This may be the best book I’ve read all year. It’s one of the few books I constantly had to put down. That may sound weird. Don’t you not put down a book you love? you may be thinking. But so much of what Tripp said hit me in the gut. I found myself constantly catching my breath and then meditating and digesting his words.
The dirty little secret of it all is I’m not even a pastor. This book is geared towards pastors but it’s message is worth hearing for everybody. Those sitting in the pew and working a 9 to 5 will benefit from reading Dangerous Calling because it will help us better understand the unique challenges of our pastors and may also give you a glimpse into your own dark heart. Pastors will benefit from reading it because you need someone to pastor you. You need someone to come alongside of you and encourage you and apply the gospel to your heart. Some of you may be fortunate enough to have that; some may not. Regardless you should read this book.
The third group of people who should absolutely read this (like not an option stop reading my review and purchase it right now. No really right now. I’m waiting) is seminary students. You need this book now to put your training in perspective. You need this book to shine the light of the gospel on the darkest corner of your hearts. Dangerous Calling may save you ministry and family heartbreak--just take the time to read and apply the gospel truths within it.
Tripp starts by sharing his own personal struggle in ministry. For years he battled anger. His wife gently confronted him about his anger and he stubbornly brushed it off. He shares the damage it did to his own life and the possible damage it could have done. He also tells us how God slowly chipped away at his sin. He then says, “God was making the anger that I had denied and protected to be like vomit in my mouth” (p. 20). May God do the same with each of our pet sins.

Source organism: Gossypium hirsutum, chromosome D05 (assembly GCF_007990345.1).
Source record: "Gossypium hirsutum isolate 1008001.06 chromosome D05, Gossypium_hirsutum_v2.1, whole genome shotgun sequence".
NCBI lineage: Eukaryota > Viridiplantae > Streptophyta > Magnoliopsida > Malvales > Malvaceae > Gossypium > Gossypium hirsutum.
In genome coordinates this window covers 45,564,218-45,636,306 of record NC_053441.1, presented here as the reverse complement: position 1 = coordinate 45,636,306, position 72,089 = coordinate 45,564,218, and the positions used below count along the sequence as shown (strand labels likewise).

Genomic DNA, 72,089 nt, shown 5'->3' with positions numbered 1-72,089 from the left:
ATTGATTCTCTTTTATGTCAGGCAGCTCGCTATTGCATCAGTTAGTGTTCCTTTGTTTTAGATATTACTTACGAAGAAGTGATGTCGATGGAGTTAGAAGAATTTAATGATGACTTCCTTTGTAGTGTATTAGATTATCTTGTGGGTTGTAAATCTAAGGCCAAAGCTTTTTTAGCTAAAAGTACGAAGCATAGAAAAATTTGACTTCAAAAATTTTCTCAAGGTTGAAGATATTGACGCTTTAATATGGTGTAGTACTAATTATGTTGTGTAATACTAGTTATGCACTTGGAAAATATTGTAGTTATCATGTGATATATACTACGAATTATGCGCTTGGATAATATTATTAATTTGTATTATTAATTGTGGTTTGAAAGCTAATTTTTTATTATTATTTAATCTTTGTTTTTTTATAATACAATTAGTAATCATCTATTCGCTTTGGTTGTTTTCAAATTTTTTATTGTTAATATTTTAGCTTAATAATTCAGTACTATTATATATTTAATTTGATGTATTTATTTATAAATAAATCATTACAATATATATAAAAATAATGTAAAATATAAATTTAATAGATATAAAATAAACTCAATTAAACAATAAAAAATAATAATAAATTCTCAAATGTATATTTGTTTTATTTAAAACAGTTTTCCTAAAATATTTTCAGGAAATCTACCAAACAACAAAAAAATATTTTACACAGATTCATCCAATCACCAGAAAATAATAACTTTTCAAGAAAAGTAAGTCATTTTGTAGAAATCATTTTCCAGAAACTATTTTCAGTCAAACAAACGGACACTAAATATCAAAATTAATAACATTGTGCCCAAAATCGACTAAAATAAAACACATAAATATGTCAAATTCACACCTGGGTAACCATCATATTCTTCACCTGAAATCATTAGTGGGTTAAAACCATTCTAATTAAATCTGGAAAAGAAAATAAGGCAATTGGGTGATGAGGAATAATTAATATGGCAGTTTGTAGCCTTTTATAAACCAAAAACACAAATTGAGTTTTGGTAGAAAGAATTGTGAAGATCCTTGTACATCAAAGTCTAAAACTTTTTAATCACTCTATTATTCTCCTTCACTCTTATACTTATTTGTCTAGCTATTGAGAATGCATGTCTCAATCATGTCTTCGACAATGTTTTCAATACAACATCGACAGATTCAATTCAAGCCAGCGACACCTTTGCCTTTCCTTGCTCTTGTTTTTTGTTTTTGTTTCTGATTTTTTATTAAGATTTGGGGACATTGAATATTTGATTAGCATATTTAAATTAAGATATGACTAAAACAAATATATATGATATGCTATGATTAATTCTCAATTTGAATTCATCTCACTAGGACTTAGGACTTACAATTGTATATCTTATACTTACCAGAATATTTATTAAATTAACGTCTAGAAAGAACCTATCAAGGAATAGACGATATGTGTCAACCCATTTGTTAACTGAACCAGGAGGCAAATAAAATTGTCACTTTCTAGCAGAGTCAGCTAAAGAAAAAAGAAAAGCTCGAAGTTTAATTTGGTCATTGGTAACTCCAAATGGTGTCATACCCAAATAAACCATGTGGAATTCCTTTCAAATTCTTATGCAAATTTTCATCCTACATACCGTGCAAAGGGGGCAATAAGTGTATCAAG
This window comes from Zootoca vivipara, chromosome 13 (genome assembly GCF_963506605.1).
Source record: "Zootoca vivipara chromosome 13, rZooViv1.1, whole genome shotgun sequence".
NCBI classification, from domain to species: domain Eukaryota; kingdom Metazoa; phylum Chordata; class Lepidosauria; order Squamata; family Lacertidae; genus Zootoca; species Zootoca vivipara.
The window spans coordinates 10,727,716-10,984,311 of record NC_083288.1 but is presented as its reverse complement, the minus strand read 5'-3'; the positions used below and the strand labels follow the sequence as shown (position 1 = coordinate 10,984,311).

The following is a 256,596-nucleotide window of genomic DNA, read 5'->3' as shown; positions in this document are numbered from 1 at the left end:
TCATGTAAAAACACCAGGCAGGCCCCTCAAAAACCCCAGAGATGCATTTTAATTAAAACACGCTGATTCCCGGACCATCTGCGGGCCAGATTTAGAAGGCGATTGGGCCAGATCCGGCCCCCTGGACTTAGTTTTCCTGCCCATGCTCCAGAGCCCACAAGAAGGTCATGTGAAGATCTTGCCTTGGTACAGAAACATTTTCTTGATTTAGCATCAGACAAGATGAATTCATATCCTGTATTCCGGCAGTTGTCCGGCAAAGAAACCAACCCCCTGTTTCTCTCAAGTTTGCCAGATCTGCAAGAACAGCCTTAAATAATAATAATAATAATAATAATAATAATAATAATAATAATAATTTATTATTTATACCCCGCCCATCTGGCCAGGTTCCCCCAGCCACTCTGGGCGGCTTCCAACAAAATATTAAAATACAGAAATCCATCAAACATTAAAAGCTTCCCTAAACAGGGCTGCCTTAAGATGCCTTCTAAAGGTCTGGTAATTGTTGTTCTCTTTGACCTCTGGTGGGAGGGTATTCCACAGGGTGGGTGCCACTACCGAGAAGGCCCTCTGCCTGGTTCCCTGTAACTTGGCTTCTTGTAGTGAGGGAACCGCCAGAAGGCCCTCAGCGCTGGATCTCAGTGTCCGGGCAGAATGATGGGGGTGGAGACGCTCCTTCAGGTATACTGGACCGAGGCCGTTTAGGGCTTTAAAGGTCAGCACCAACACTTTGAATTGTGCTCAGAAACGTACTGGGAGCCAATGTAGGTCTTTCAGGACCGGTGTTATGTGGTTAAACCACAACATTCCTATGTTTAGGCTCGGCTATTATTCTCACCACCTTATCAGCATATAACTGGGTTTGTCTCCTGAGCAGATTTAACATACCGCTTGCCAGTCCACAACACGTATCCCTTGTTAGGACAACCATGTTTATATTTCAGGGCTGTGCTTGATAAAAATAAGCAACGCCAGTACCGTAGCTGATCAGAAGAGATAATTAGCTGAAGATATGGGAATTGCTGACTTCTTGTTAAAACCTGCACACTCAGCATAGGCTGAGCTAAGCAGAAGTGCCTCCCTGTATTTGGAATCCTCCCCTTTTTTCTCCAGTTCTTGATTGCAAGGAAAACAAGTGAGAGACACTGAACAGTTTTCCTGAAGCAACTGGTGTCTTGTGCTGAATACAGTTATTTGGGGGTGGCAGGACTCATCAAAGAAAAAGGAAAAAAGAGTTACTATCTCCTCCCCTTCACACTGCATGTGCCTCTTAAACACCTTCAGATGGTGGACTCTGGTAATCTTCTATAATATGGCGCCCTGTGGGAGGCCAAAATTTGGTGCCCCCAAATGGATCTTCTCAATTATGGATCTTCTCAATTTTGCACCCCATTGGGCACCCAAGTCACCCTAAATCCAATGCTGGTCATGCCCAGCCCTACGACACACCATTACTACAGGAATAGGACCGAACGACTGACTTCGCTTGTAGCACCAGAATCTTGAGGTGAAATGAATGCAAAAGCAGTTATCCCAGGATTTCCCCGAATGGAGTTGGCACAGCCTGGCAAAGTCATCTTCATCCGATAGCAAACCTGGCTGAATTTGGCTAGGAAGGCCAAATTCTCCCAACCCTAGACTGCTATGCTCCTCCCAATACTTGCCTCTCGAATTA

He shares story after story about pastors who flame out or drop out before the race is even started. He shares stories of moral failures and hidden sins. But within all of this brokenness he’s swift and careful to apply the gospel to the reader and to root the Christian’s identity in Christ--not ministry. Tripp admonishes,
If you are not feeding your soul on the realities of the presence, promises, and provisions of Christ, you will ask the people, situations, and things around you to be the messiah that they can never be. If you are not attaching your identity to the unshakable love of your Savior, you will ask the things in your life to be your Savior, and it will never happen. If you are not requiring yourself to get your deepest sense of well-being vertically, you will shop for it horizontally, and you will always come up empty. If you are not resting in the one true gospel, preaching it to yourself over and over again, you will look to another gospel to meet the needs of your unsettled heart (p. 36)
He also encourages pastors not to see “theology as an end in itself rather” than “a means to an end” (p. 44). He argues preaching is not passing along of information but rather passionately stirring of the heart and call for action. It’s also all these things for the pastor himself. He must be obeying the gospel as he preaches it (pp. 105, 155).